Managing the Risks That Can Impact Your Financial Security 

Your financial plan outlines the path to your goals and dreams, and protecting your assets from risk is an important part of that journey. From early career through retirement, the better you can identify risks and prepare for the unexpected, the closer you'll be to achieving your financial goals.

Go Beyond the Obvious When Planning for Risks

Some risks are easier to see than others as you work through the process of setting your goals and implementing the financial plan to achieve them. Learn from others’ experience and talk with a financial representative about possible risks, including the following, which have the potential to delay or deter your long-term financial security.

Family Financial Support
You might be planning to offer some financial help to children or grandchildren, but how much, and for how long? A lump-sum gift for each child might be in your plan, but what if adult children (or their families) need help through challenging times such as job loss, divorce, or starting a new career? If they were to live with you for a period of time, it could increase your costs or delay your plans to downsize. You may want to increase the funds you allocate for this or think about setting time or resource limits if the issue arises.

Health Care and Related Expenses
Longer life expectancies, rising medical and prescription costs, and ever-changing insurance benefits mean health care costs can consume assets before and during retirement. If you don’t have insurance coverage for dental work, vision exams and glasses, hearing aids, or orthotics, you will have to pay for these services out of your own pocket. Take control of these costs where you can – practice healthy habits to avoid medical issues, keep insurance in force during your working years, and obtain Medicare supplemental insurance in retirement. Be sure your retirement plan sets aside funds for these expenses, and keep in mind that some services may be available at lower cost through association memberships or other discount programs.

Housing Costs
Many people plan to pay off their home before or during retirement and don’t anticipate further house-related expenses after that. But if you need to hire help to maintain your home, or to retrofit it for handicap accessibility, or you want to live elsewhere for part of the year, you may incur unplanned expenses. It’s best to plan for some housing expenses in your retirement budget to accommodate these possibilities.

Cost of Supportive Services
Consider that you or a loved one might want to hire help in the future for tasks that you currently handle for yourself. You may have a life insurance policy to provide income after a spouse’s death, but what about assistance for the household chores and day-to-day tasks that you need to live independently? If you or your spouse become unable to handle daily responsibilities or personal care, or at some point you want to hire a helping hand, be sure you are prepared to pay for services such as housework, laundry, lawn care or home health care.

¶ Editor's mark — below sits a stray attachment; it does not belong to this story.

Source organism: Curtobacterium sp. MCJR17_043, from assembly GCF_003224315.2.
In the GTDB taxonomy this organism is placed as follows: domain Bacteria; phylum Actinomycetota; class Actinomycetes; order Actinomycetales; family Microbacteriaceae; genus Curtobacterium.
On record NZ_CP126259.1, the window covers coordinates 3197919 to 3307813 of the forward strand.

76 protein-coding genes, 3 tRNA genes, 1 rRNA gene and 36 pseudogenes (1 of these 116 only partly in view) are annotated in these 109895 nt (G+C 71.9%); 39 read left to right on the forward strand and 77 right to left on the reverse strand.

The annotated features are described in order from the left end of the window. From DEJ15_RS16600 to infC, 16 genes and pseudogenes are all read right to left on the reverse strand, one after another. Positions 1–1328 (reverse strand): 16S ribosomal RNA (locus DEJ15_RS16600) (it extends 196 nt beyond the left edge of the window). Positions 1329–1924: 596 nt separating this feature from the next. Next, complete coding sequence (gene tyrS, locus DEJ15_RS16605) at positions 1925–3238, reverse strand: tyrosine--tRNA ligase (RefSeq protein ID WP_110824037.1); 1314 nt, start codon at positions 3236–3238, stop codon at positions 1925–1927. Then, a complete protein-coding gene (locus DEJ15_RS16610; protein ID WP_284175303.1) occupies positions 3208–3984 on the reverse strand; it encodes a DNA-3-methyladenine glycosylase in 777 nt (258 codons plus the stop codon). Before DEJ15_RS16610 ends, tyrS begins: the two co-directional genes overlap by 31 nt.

Disabling Illness or Accident
Losing income due to disability, illness, or injury can have a major impact on your financial plan and long-term goals. Disability insurance helps protect your income during your working years, providing funds for critical expenses so you can preserve and continue building retirement assets.

There’s a 50 percent chance that a woman who turns 65 today will live beyond the age of 90 and the same chance that a man of 65 will live beyond age 87.1 Yet, according to the Northwestern Mutual 2013 State of Planning in America study, just slightly more than four in ten (44 percent) of Americans say they’re financially prepared to live to age 85. As people live longer and potentially face health or employment reasons to retire early, it’s critical to prepare for a longer retirement than you might expect.

Market Variations
Investing in the stock market can give your income and retirement savings the potential to keep pace with inflation. However, it also means taking the risk of market losses. Your financial plan should include investments that are allocated based on your risk profile, time horizon, and goals. As retirement nears, you should consider allocation strategies that provide a high probability of providing needed income throughout a potentially long retirement. Talk to a financial representative about the best strategy for you.

Inflation and Taxes
When planning for the long term, both taxes and inflation can take a bite out of your retirement savings. Inflation can decrease your purchasing power, while taxes can reduce your income and leave you with less money to spend. Protect your assets from these risks by ensuring you have adequate income streams, including tax-efficient options, in your retirement distribution plan.

Long-term Care Needs
The cost of care for an unexpected or long-term illness could require you to prematurely deplete your retirement assets. Be sure your plan includes a strategy for managing the cost of care for an illness or injury not covered by private health insurance or Medicare.

Leaving a Legacy
If you want to make an impact beyond your lifetime by leaving a financial legacy to loved ones or charity, you will need to balance that desire with the need to fund your retirement. With sound planning and the right mix of assets, it is possible to have a comfortable retirement and leave a legacy.

There are many financial challenges that can get in the way of our goals. The most important action you can take is to plan for these risks—thus taking a critical step toward achieving financial security. Contact a financial representative today to get started or to review your existing plan and be sure it is updated it for your current needs.

1Annuity 2000 table with mortality enhancements determined using projection scale G2.